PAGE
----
JADOO to JAGHEER
[1826.Pray, sir, said the barber, is that Sanscrit, or what language? May be it is jadoo, I replied, in a solemn and deep voice.Pandurang Hari, ed. 1873, i. 127.]
JADOOGUR, s. Properly Hind. jadughar, conjuring-house (see the last). The term commonly applied by natives to a Freemasons Lodge, when there is one, at an English station. On the Bombay side it is also called Shaitan khana (see Burtons Sind Revisited), a name consonant to the ideas of an Italian priest who intimated to one of the present writers that he had heard the raising of the devil was practised at Masonic meetings, and asked his friends opinion as to the fact. In S. India the Lodge is called Talai- vetta-Kovil, Cut-head Temple, because part of the rite of initiation is supposed to consist in the candidates head being cut off and put on again.
JAFNA, JAFNAPATÁM, n.p. The very ancient Tamil settlement, and capital of the Tamil kings on the singular peninsula which forms the northernmost part of Ceylon. The real name is, according to Emerson Tennent, Yalpannan, and it is on the whole probable that this name is identical with the Galiba (Prom.) of Ptolemy. [The Madras Gloss. gives the Tamil name as Yazhppanam, from yazh-panan, a lute- player; called after a blind minstrel of that name from the Chola country, who by permission of the Singhalese king obtained possession of Jaffna, then uninhabited, and introduced there a colony of the Tamul people.]
1553. the Kingdom Triquinamalé, which at the upper end of its coast adjoins another called Jafanapatam, which stands at the northern part of the island.Barros, III. ii. cap. i.
[JAFFRY, s. A screen or lattice-work, made generally of bamboo, used for various purposes, such as a fence, a support for climbing plants, &c. The ordinary Pers. jafari is derived from a person of the name of Jafar; but Mr. Platts suggests that in the sense under consideration it may be a corr. of Ar. zafirat, zafir, a braided lock.
[1832.Of vines, the branches must also be equally spread over the jaffry, so that light and heat may have access to the whole.Trans. Agri. Hort. Soc. Ind. ii. 202.]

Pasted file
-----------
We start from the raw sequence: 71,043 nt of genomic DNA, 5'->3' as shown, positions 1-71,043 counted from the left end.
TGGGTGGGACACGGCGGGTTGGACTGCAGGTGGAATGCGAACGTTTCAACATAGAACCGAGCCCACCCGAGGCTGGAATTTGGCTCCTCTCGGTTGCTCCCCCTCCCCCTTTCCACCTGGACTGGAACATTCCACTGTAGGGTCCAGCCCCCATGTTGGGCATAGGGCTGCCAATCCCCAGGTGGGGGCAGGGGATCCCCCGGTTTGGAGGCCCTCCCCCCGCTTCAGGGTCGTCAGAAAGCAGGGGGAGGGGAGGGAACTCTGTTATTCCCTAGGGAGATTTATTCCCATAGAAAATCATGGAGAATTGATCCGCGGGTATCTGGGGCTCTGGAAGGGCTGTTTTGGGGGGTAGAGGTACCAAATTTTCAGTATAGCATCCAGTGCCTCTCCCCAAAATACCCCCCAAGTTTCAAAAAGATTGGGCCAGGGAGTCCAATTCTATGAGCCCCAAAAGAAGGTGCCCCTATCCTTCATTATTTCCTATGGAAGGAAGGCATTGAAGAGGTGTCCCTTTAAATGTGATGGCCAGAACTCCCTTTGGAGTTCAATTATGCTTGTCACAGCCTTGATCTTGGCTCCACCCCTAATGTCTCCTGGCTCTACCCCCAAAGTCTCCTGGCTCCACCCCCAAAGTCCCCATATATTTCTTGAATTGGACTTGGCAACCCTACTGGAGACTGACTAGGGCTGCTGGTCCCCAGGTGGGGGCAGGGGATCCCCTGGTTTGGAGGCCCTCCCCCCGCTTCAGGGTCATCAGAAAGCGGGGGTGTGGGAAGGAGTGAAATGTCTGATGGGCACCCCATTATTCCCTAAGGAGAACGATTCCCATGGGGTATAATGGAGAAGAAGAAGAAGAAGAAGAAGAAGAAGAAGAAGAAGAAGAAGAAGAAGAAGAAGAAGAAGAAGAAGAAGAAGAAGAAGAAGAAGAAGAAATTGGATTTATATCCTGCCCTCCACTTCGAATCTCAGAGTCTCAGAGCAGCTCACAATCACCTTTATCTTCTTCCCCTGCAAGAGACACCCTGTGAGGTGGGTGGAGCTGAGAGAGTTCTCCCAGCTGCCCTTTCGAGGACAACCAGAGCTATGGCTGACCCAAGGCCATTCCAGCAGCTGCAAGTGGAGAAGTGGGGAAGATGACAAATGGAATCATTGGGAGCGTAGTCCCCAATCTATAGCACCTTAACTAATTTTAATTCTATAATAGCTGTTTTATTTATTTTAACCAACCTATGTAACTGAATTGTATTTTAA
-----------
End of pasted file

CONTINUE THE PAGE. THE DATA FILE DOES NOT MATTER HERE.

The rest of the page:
JAGGERY, s. Coarse brown (or almost black) sugar, made from the sap of various palms. The wild
date tree (Phoenix sylvestris, Roxb.), Hind. khajur, is that which chiefly supplies palm-sugar in Guzerat
and Coromandel, and almost alone in Bengal. But the palmyra, the caryota, and the cocopalm all give
it; the first as the staple of Tinnevelly and northern Ceylon; the second chiefly in southern Ceylon, where
it is known to Europeans as the Jaggery Palm (kitul of natives); the third is much drawn for toddy
(q.v.) in the coast districts of Western India, and this is occasionally boiled for sugar. Jaggery is usually
made in the form of small round cakes. Great quantities are produced in Tinnevelly, where the cakes
used to pass as a kind of currency (as cakes of salt used to pass in parts of Africa, and in Western
China), and do even yet to some small extent. In Bombay all rough unrefined sugar-stuff is known by
this name; and it is the title under which all kinds of half-prepared sugar is classified in the tariff of the
Railways there. The word jaggery is only another form of sugar (q.v.), being like it a corr. of the Skt.
sarkara, Konkani sakkara, [Malayal. chakkara, whence it passed into Port. jagara, jagra]. 1516.Sugar
of palms, which they call xagara.Barbosa, 59.
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